A study by Northwestern Medicine introduces a groundbreaking AI tool that enhances the prediction of breast cancer outcomes. This tool, which analyzes both cancerous and non-cancerous cells, may lead to more personalized and precise treatment strategies, potentially reducing the need for chemotherapy. The study encompasses a wide-ranging dataset and is oriented towards improving breast cancer diagnosis and treatment methods.
The AI tool developed by Northwestern Medicine is set to revolutionize breast cancer prognosis, with a focus on reducing unnecessary chemotherapy.
The tool has the potential to lessen disparities in diagnosis among patients in various community settings.
Non-cancerous cells are crucial in either supporting or hindering cancer growth.
Approximately one in eight women in the U.S. will be diagnosed with breast cancer during their lifetime.
A novel AI tool developed by Northwestern Medicine could significantly reduce the need for chemotherapy in breast cancer patients by offering a more accurate method of predicting patient outcomes.
The AI tool demonstrated superior capabilities in predicting the progression of a patient’s disease compared to traditional evaluations by expert pathologists.
This tool can identify breast cancer patients who, despite being categorized as high or intermediate risk, may have long-term survival prospects. This implies that the duration or intensity of their chemotherapy could be decreased, which is vital considering the severe side effects associated with chemotherapy, such as nausea or, in rare cases, cardiac damage.
Comprehensive AI Approach
Traditionally, pathologists focus solely on cancerous cells in a patient’s tissue for treatment determination. However, the study highlights the significance of non-cancerous cells in outcome prediction.
This research is the first to utilize AI in the comprehensive evaluation of both cancerous and non-cancerous components in invasive breast cancer.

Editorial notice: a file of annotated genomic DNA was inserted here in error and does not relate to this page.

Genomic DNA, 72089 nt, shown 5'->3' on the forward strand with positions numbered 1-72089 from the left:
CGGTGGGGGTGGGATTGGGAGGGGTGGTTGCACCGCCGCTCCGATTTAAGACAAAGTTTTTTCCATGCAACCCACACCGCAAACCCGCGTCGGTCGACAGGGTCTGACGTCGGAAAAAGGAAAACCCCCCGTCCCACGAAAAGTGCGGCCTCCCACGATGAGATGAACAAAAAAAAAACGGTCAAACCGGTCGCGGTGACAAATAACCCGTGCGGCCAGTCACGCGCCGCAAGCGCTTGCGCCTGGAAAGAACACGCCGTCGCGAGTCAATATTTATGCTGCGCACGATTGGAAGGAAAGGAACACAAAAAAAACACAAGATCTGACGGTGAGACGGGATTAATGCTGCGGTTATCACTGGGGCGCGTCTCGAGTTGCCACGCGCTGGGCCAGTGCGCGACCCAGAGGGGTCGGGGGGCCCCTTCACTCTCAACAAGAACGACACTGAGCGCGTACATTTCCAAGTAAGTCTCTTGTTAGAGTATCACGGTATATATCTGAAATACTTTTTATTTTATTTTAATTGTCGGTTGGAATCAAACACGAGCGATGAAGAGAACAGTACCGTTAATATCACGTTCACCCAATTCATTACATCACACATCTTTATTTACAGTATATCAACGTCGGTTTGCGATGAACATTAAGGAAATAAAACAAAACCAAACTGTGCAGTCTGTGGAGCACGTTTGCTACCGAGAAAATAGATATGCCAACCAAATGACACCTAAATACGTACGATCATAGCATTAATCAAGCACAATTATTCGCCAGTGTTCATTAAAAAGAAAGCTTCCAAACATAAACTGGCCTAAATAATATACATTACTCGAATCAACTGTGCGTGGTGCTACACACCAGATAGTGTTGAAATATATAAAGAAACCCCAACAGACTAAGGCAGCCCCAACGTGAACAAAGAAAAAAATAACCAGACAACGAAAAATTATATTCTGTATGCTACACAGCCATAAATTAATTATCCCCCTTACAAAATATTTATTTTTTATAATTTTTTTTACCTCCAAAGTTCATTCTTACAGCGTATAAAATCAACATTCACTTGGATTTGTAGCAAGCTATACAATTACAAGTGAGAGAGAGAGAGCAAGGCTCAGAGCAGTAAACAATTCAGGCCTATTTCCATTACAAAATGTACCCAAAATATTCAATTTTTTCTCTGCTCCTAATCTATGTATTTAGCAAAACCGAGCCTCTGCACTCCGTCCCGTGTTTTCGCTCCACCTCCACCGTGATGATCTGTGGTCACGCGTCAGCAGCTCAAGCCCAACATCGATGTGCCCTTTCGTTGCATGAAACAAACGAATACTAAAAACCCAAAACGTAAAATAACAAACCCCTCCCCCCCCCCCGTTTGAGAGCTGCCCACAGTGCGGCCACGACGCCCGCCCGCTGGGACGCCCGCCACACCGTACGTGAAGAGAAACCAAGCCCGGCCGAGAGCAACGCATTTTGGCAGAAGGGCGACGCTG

“The significance of non-cancer elements in predicting patient outcomes is crucial, as shown by our study,” stated Lee Cooper, an associate professor of pathology at Northwestern University Feinberg School of Medicine. “Though these elements’ importance has been known from biological studies, their clinical application has been limited.”
The study will be published in Nature Medicine on November 27, 2023.
In 2023, about 300,000 U.S. women are expected to be diagnosed with invasive breast cancer.
The grading process, led by pathologists, assesses the abnormality of cancerous tissue. This traditional method, focusing on the appearance of cancer cells, has not seen significant changes for decades. The grade, as determined by the pathologist, informs the treatment plan for the patient.
Research in breast cancer biology indicates the vital role of non-cancerous cells, including immune system cells and structural cells, in either promoting or inhibiting cancer growth.
Cooper and his team developed an AI model that evaluates breast cancer tissue using digital images, analyzing both cancerous and non-cancerous cells and their interactions.
“These patterns are hard for pathologists to reliably categorize due to their complexity,” Cooper explained. “Our AI model quantifies these patterns and conveys the information in a way that is understandable for the pathologist.”
The AI system evaluates 26 different aspects of a patient’s breast tissue, resulting in a comprehensive prognostic score. It also provides individual scores for cancer, immune, and stromal cells, aiding pathologists in understanding the overall score. For instance, a favorable prognosis for some patients might be attributed to the properties of their immune cells, while for others, it could be due to their cancer cells. This information is vital for tailoring individualized treatment plans.
The adoption of this new model could provide patients with more accurate risk assessments, enabling them to make well-informed decisions regarding their treatment.
Moreover, this model could assist in monitoring therapeutic responses, potentially leading to adjustments in treatment intensity based on tissue changes over time. For example, it might identify the effectiveness of a patient’s immune response against cancer during chemotherapy, which could lead to a reduction in chemotherapy duration or intensity.
“We also aim to diminish disparities in diagnosis for patients in community settings,” added Cooper. “Our AI model could support generalist pathologists in evaluating breast cancers.”
The study was a collaborative effort with the American Cancer Society (ACS), which provided a unique dataset of breast cancer patients from over 423 U.S. counties, primarily diagnosed or treated in community medical centers. Northwestern developed the AI software, while the ACS and National Cancer Institute contributed expertise in breast cancer epidemiology and clinical outcomes.
Training the AI model required extensive human-generated annotations of cells and tissue structures within digital patient tissue images. An international